Due Diligence – Buying a Healthcare Business

due diligence healthcareFor many years, due diligence has meant one thing primarily, verifying the accuracy of financial reports.  The problem with that in the healthcare business sector is that traditional due diligence simply doesn’t go far enough.  And the net effect is expensive surprises!  Here are some real world examples:

  • A purchaser bought a healthcare company, was ready to launch operations right after closing the $5M transaction.  The problem was that the buyer needed a certain state license specific to Florida that wasn’t apparent to their corporate lawyers.  This caused the buyer to have to wait for nearly 90 days to operate the business, while still paying all operating expenses!
  • A client in the midst of an acquisition retained us after obtaining fully signed purchase agreements, only to find the transaction close date was required under Florida law to be pushed back.  The net effect was that the delay became a negotiation point costing the seller hundreds of thousands of dollars.
  • Corporate purchaser of a medical practice completed their asset purchase with the expectation that the bulk of the income stream be preserved by the assignment of certain contracts.  After the transaction closed, they learned the agreements could not be assigned, even though the contracts stated they were assignable upon agreement of the parties.  It took the buyer roughly six months to restore the contracts and impaired the income stream by about 50% for twelve months.  It took the buyer 12 months post transaction to restore the income stream they expected and needed 12 months earlier.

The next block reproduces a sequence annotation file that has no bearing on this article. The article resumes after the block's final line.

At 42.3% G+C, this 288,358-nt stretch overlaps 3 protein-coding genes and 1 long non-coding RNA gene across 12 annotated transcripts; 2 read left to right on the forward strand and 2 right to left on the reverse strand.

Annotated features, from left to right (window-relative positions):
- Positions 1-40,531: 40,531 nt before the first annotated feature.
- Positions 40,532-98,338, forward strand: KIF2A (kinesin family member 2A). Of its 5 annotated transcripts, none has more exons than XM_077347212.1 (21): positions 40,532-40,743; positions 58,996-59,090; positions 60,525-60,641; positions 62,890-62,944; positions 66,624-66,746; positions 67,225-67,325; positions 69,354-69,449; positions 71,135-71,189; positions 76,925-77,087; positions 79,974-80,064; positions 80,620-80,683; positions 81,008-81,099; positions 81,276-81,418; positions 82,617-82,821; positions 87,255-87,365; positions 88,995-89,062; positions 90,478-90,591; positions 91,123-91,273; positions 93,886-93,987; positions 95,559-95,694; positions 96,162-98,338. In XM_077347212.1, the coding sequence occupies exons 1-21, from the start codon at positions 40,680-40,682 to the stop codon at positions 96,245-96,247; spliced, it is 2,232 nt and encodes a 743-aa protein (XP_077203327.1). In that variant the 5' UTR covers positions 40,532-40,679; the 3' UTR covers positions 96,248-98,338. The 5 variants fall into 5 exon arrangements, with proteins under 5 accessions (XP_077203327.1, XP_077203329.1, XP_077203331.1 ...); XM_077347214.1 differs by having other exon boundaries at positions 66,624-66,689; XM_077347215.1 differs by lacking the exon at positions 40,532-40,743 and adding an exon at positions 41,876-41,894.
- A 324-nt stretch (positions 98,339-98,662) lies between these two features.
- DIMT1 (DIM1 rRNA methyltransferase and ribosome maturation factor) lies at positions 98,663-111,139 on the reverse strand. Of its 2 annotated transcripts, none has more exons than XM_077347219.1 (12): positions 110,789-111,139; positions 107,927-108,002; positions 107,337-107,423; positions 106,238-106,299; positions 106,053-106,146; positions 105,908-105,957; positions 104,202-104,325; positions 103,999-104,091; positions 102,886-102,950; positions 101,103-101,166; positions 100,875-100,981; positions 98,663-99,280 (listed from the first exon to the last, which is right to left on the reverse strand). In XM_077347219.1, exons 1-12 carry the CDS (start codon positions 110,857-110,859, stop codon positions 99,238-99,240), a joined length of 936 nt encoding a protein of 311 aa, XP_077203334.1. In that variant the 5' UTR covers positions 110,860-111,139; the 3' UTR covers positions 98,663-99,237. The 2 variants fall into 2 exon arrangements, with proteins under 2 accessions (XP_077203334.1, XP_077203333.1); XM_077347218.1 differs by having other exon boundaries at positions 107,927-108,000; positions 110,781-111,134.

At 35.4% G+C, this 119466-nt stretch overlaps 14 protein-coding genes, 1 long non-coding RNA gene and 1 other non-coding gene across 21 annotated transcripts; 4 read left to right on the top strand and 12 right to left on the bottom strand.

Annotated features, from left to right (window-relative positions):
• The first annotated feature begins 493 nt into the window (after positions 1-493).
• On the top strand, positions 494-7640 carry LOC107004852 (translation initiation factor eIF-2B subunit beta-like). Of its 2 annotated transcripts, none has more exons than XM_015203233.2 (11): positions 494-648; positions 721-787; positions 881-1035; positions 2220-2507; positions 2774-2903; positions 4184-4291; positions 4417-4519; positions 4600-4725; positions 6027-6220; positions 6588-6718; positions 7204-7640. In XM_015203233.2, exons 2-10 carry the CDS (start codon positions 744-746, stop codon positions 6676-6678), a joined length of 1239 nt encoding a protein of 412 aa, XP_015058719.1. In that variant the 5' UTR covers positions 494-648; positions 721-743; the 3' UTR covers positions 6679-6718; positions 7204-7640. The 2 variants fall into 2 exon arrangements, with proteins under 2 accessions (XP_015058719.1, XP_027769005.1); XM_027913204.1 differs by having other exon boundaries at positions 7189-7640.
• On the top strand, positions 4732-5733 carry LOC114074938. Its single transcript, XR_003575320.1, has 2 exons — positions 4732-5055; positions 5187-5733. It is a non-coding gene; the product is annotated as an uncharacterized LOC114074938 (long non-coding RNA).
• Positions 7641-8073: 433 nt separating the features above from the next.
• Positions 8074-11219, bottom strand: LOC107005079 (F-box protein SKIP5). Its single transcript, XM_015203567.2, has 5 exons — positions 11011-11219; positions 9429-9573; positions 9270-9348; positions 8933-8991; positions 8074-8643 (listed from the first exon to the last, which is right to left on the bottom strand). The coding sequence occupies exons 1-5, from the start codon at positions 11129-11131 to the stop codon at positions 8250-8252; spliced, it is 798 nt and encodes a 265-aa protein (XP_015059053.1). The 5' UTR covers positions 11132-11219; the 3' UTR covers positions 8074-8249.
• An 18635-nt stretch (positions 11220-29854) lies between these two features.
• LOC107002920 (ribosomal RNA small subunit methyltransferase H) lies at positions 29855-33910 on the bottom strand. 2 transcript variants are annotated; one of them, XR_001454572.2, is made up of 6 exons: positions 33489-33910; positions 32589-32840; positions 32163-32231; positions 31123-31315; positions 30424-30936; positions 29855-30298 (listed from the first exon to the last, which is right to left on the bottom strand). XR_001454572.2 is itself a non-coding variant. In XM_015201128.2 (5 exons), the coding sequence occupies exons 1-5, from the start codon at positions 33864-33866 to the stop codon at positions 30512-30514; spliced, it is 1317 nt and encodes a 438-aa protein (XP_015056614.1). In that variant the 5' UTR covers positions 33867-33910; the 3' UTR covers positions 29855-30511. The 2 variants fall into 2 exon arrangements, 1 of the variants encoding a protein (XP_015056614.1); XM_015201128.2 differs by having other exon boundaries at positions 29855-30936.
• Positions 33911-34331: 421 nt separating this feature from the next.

• Purchaser of an healthcare facility based the purchase on the prior 24 month financials, but failed to ascertain (1) most of the accounts receivable were older than the underlying contracts allowed, and (2) the claims in progress did not adequately document medical necessity, resulting in a huge payer clawback.
  • A corporate healthcare business buyer was not aware of its liability to governmental programs in a stock purchase transaction.  When a large Medicare claim was made and the new owner pointed the finger at the prior owner, they were unable to avoid repaying Medicare, and the signed transaction documents failed to (a) specifically address responsibility for this common healthcare transactional risk, or (b) reserve a sufficient amount of the purchase price to prefund such risks.

Knowing the numbers is one thing.  Knowing the regulatory risks is something very different!

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